Young Sherlock Holmes (1985)
Still, for a movie that barely touches on its timing, it seems to bend over backward to be set in December. The story is told, as is traditional, by Watson, who arrives at his new school about two weeks before Christmas. This is obviously odd timing from a narrative point of view, since it would have been easier to explain him arriving at the start of a semester. Throughout the film, London is always covered in a thin coat of snow, which even I know is ludicrous for the season. There's also a rather baffling detail involving a killer who wears bells which are extremely reminiscent of sleigh bells. At the end, the movie is careful to show a newspaper displaying a date of December 25. At this point, one character gives another a Christmas gift.
Other than that, there are a handful of decorations and at least one Christmas song in the background. But that was all I noticed in terms of holiday allusions. It's baffling that they went through so much trouble for so little payoff.
Of course, one reason may have been the release schedule: Young Sherlock Holmes was originally released in America on December 4th, so they may have wanted to use the setting as a draw.
Regardless, the movie seems more interested in setting up an alternative origin story for Holmes and his surrounding cast than anything else. When we meet Sherlock Holmes, he already has his skill for deduction, but he's far more emotional and romantic than versions we're more familiar with. He's in love with a new character named Elizabeth, and the affection is requited.
Yeah. So you know she's getting fridged in this thing, right? I mean, not literally, since it was set before the invention of the refrigerator. Back then, I assume people preserved things in winter by keeping them outside in the cold. So it makes sense when they kill off her character, they do so in the snow.
If that seems a little dark for a holiday movie marketed for and starring children, it is. But then so is a lot of the film. The killers are part of an Egyptian death cult which drugs their victims, causing them to hallucinate. We're shown what's going through their heads during these scenes, and it's pretty disturbing. I mean that in a good way, incidentally: those imaginative horror sequences were easily my favorite scenes in the movie. Most were accomplished using phenomenal stop-motion, but one key scene - the sequence the movie is mostly remembered for now - represents a major step forward in computer animation done by none other than John Lasseter.
The movie's first half is a relatively intriguing re-imagining of a young Holmes. The second half, however, is basically a rehash of The Temple of Doom. The narrative loses its credibility around this time, and the plot holes expand to the size of giant Egyptian pyramids hidden in London. The movie wants to be both a rousing adventure and a psychological thriller, but it doesn't really deliver in either category. The explanations for Holmes's state of mind feel underdeveloped and poorly thought out. At the same time, Watson is played as the comic relief for a good three-quarters of the movie before finally stepping into his own towards the end. It's a fair enough origin for most early film versions of the character, but a piss poor interpretation of Doyle's Doctor Watson.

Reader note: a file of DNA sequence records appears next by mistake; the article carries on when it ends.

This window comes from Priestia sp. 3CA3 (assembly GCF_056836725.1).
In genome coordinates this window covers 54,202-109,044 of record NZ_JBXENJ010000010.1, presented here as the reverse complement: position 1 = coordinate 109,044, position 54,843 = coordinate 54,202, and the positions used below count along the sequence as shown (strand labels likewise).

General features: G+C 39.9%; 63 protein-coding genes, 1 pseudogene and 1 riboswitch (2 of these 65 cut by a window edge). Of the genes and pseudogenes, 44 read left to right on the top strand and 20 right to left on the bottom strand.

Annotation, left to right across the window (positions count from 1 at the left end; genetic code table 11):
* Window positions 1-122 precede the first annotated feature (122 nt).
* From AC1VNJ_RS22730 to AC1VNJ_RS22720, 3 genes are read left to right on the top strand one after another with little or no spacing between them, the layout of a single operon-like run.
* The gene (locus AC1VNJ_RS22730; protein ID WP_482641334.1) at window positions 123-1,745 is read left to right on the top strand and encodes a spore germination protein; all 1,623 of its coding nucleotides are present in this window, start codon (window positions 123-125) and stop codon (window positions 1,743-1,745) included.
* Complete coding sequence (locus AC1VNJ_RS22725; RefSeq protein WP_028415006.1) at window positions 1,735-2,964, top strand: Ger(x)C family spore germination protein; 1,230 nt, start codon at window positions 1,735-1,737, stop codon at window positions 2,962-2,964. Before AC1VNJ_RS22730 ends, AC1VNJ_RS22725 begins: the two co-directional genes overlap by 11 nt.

The movie's primary antagonists are a pair of brother and sister out for vengeance. We spent most of the movie trying to determine whether the brother was a stand-in for Moriarty or if they were going to pull a last-minute twist and have him be professor Moriarty in person. In the end, they had it both ways: a post-credit sequence revealed that he changed his name after the events in the film.
It actually would have been far more interesting to retain the teacher/protege relationship established between him and Holmes and introduce a separate new villain for this story. I love the idea of Holmes studying under Moriarty in college, then learning about his criminal connections later in life: pity they went in a more obvious direction.
At least they acknowledged the fact they were being cavalier with their source material: the movie opened with a note that they weren't basing their story on any specific Doyle story. They were even more direct at the end, where they acknowledged that they directly contradicted Doyle's account of Holmes and Watson's meeting. I honestly can't think of another time I've seen a movie more or less apologize for deviating from its source material before.
The movie is neat and fans of effects history might want to check this out for the mix of advanced stop-motion and early (but surprisingly effective) CG work. In addition, the movie is fun at times, and fans of Holmes pastiches will certainly find it interesting. However, more intense Holmes fans should beware the movie deviates from Arthur Conan Doyle's work quite a bit. Some of the changes are interesting, but most are just obnoxious.
It's a cool movie, and it's certainly good for its time. I enjoyed the hallucination scenes, and some of the deduction sequences were fun. But the action felt extraneous, and the villains were wasted. In addition, there were definite echoes of racism and classism in the Egyptian death cult which had recruited from the poor and homeless of London.
Overall, it's more interesting a historic work than it is as a story. But, depending on your interests, that might be more than enough to justify a viewing. It was for me.
(Editor's Note: Erin reviewed this movie because as we began discussing it, I began ranting about "The Sign of the Four" and specific reasons why problematic aspects of the premise and/or the execution were or were not justified by the source material. I have OPINIONS about Holmes. - Lindsay)